STEP 5: EVALUATE PATIENT’S RESPONSES (See Example #4)

  • As you complete a nursing intervention, write down the patient’s responses.
  • This step also involves writing your clinical impression regarding your patient’s progress toward expected goals/outcomes and the effectiveness of your interventions to bring these goals/outcomes about. Did you meet the goal or not?

SAMPLE PATIENT for Nursing Process Paper: Concept Mapping

Your patient for today is W. C., a 76-year-old male who was admitted 4 days ago with an abdominal abscess and bowel obstruction.  He went to the operating room for an Exploratory Laparotomy two days ago. 

He has a history of DM Type 2, Cancer of the lung 2 years ago that was treated with radiation and chemotherapy, an enlarged prostrate, Cancer of the bone with chronic bone pain in his right leg, and Atrial Fibrillation with a pulse rate of 128 and irregular.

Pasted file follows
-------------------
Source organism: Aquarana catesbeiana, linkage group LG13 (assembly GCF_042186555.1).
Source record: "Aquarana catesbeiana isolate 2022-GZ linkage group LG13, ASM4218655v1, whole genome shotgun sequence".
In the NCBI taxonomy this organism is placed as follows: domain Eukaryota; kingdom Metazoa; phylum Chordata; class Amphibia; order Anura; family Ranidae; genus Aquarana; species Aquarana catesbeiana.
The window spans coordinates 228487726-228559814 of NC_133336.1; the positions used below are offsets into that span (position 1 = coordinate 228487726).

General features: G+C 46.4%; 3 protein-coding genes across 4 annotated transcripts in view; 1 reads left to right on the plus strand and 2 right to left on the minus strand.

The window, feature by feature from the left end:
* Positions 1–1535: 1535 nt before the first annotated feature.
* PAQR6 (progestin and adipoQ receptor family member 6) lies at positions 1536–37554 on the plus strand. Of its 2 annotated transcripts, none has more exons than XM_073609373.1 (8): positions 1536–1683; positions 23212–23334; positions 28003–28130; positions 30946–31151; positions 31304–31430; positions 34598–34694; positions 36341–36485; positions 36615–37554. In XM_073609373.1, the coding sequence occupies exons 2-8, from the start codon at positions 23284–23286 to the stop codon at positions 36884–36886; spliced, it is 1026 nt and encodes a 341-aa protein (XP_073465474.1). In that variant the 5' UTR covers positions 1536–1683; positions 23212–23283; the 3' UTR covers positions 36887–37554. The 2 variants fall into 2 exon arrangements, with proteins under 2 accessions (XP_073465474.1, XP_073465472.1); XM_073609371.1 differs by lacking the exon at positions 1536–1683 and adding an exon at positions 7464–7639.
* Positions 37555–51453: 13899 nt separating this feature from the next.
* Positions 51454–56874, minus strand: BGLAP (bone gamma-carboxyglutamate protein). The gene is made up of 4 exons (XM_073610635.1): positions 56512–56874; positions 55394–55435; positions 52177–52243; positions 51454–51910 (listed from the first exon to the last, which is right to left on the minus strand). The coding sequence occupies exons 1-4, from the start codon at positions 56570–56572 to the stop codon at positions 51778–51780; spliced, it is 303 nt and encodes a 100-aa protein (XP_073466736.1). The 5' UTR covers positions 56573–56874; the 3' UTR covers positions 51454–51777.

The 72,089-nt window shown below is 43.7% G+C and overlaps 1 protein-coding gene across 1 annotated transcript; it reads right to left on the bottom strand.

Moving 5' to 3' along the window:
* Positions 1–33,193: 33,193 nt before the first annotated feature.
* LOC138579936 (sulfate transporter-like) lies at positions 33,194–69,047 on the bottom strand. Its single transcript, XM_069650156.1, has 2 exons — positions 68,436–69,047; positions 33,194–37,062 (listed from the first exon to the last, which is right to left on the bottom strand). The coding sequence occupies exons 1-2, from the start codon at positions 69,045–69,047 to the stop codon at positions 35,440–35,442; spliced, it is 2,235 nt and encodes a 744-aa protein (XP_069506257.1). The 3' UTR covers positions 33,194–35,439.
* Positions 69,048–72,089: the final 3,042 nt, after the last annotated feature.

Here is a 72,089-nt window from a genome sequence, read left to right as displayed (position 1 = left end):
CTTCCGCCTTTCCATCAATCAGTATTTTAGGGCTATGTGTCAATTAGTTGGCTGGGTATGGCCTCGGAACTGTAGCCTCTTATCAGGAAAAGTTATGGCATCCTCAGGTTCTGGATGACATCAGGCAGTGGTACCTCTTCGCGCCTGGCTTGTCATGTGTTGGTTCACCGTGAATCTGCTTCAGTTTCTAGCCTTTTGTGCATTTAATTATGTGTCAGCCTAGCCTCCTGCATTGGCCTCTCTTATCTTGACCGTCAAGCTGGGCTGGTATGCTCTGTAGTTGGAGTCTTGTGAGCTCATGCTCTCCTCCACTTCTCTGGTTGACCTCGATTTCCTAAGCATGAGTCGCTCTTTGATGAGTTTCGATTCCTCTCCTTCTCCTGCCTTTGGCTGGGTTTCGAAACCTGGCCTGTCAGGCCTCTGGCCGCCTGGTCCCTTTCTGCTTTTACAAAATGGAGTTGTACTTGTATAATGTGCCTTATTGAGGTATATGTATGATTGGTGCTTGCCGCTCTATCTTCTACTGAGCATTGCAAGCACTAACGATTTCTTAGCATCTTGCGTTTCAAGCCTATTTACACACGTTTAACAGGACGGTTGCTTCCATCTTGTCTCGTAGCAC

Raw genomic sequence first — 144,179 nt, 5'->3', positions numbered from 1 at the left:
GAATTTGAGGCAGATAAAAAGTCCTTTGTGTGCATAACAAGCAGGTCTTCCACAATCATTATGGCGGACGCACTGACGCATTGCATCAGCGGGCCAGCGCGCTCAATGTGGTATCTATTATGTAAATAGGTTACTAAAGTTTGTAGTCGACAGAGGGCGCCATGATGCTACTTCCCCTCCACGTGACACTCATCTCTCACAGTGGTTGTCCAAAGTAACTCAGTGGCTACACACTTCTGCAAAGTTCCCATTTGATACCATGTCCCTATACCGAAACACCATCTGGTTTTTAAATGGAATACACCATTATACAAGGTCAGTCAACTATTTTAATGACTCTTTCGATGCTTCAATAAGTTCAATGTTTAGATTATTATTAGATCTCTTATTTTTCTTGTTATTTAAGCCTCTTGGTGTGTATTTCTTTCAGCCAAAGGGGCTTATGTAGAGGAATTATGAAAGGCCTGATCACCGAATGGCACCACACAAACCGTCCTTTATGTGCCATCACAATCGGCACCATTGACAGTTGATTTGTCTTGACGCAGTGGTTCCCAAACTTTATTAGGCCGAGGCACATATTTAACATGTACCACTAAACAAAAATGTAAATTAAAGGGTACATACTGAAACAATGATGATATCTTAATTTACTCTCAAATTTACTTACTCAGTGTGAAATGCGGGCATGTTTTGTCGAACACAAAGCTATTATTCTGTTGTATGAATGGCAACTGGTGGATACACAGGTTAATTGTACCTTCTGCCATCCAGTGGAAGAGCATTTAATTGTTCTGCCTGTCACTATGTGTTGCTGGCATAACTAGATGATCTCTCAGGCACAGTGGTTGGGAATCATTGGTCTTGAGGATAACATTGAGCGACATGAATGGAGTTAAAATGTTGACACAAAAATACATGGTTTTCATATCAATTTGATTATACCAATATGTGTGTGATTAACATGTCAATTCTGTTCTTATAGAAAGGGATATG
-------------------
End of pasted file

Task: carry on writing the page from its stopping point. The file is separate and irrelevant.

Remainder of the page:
He has 2 abdominal drains with purulent drainage and a temp of 100.5 F.  Currently he is NPO with a NG tube to suction.  He has an IV of D5 RL at 100 mL/hr.  He has decreased breaths sounds on the right lower lung field and is on Oxygen at 6L by mask. He has a Foley catheter in place.

He says he is nervous; clenching his fists, and says that he is afraid of dying.

Medications: PCA with Morphine, Digoxin, Kefzol, Ventolin inhaler, Proscar, and Regular Insulin by sliding scale.

STEP 1: DEVELOP A BASIC SKELETON DIAGRAM   (Example #1)